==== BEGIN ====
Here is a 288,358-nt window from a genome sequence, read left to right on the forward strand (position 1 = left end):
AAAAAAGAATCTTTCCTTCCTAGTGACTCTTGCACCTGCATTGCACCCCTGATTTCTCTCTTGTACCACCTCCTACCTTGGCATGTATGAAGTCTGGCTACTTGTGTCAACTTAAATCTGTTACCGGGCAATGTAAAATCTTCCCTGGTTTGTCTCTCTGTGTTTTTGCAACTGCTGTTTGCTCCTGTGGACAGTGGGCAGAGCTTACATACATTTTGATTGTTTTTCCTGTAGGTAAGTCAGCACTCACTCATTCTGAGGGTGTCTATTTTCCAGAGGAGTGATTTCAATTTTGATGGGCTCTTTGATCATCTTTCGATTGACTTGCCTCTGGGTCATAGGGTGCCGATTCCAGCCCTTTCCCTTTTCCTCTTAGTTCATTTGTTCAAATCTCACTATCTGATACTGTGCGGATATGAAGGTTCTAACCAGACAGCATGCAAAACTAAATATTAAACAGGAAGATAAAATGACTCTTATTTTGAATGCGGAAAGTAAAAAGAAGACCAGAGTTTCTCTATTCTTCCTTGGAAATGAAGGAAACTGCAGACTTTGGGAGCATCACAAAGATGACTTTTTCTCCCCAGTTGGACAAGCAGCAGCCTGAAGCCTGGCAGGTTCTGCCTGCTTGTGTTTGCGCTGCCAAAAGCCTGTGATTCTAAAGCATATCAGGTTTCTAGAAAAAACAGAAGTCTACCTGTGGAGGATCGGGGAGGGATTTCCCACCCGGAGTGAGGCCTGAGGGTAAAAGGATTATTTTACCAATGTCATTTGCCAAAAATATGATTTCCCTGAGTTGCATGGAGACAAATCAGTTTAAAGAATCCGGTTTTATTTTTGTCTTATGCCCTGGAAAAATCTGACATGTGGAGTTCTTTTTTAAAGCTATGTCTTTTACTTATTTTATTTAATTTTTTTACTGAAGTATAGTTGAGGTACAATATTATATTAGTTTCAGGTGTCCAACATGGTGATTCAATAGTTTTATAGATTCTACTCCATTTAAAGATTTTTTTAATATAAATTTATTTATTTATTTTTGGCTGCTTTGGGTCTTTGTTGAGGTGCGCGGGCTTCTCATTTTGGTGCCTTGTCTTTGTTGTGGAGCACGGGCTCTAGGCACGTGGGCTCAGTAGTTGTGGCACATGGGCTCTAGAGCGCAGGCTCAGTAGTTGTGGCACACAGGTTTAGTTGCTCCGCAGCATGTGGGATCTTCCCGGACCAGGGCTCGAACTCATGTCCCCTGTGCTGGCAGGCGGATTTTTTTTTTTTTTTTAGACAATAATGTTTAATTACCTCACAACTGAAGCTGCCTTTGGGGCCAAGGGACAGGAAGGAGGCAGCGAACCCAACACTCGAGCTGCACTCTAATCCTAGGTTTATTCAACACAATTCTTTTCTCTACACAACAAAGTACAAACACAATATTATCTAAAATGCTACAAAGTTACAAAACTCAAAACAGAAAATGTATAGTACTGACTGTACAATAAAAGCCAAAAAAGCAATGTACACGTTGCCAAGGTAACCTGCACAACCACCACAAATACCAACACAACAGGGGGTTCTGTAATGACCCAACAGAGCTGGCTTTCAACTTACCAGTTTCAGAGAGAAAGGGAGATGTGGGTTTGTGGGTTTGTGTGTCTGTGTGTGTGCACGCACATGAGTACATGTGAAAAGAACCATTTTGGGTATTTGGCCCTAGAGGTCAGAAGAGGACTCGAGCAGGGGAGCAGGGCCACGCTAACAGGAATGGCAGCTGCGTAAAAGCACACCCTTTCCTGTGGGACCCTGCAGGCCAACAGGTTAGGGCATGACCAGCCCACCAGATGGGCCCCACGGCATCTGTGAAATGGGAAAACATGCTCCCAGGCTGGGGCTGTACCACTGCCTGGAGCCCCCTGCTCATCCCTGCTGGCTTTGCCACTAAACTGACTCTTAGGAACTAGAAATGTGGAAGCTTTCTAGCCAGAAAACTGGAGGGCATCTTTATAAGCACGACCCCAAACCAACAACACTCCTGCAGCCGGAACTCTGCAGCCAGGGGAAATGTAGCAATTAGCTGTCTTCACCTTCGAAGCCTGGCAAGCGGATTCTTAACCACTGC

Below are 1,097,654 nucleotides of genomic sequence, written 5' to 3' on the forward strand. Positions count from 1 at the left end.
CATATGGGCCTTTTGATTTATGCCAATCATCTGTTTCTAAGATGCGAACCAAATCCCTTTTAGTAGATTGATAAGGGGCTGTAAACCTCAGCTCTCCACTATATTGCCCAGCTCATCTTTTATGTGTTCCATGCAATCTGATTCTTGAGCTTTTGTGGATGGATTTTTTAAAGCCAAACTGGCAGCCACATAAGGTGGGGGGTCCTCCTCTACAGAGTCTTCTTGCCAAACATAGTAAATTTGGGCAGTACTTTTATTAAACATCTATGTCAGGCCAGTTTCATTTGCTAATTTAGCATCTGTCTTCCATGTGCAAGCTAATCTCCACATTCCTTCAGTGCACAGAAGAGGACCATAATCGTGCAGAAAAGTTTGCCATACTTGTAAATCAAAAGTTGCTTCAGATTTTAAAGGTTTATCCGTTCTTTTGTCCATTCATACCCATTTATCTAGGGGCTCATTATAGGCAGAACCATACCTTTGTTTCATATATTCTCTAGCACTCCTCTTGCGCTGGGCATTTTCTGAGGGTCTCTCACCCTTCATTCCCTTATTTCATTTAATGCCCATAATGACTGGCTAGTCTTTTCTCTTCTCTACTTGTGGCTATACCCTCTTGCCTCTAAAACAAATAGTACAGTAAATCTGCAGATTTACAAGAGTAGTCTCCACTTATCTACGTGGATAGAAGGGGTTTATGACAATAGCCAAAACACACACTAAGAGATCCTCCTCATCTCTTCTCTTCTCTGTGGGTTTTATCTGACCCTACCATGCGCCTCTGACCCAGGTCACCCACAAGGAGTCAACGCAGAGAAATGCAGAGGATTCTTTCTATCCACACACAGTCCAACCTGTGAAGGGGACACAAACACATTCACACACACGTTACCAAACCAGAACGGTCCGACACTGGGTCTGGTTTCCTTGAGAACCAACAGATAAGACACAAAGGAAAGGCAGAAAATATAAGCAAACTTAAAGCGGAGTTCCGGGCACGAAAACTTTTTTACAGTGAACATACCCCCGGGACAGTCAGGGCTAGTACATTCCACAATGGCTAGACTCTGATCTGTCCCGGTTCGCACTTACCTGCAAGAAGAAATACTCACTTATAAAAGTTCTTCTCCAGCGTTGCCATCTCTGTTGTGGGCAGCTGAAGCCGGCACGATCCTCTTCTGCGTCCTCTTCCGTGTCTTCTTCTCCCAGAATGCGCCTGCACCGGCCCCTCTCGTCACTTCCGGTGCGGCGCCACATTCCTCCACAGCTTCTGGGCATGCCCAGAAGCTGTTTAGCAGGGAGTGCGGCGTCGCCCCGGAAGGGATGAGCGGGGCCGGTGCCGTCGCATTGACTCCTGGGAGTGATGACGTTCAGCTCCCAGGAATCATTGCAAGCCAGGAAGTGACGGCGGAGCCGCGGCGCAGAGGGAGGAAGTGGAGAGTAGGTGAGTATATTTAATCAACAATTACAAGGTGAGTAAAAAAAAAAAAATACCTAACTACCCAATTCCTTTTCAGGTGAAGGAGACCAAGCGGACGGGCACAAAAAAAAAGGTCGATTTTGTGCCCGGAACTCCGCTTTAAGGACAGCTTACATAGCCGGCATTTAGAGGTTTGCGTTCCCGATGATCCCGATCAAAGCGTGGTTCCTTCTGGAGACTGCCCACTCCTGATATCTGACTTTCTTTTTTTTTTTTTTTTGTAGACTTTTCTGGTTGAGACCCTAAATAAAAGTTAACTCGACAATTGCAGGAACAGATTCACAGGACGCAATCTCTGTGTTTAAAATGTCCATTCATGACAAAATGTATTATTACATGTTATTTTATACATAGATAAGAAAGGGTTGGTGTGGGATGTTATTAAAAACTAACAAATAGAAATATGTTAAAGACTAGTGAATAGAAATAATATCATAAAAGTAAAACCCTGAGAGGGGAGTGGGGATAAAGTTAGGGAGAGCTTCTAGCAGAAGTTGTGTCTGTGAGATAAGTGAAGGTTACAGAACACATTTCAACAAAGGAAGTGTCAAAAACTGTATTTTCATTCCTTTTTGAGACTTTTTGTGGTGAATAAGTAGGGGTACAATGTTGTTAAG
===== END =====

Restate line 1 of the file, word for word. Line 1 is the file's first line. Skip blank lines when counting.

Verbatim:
Here is a 288,358-nt window from a genome sequence, read left to right on the forward strand (position 1 = left end):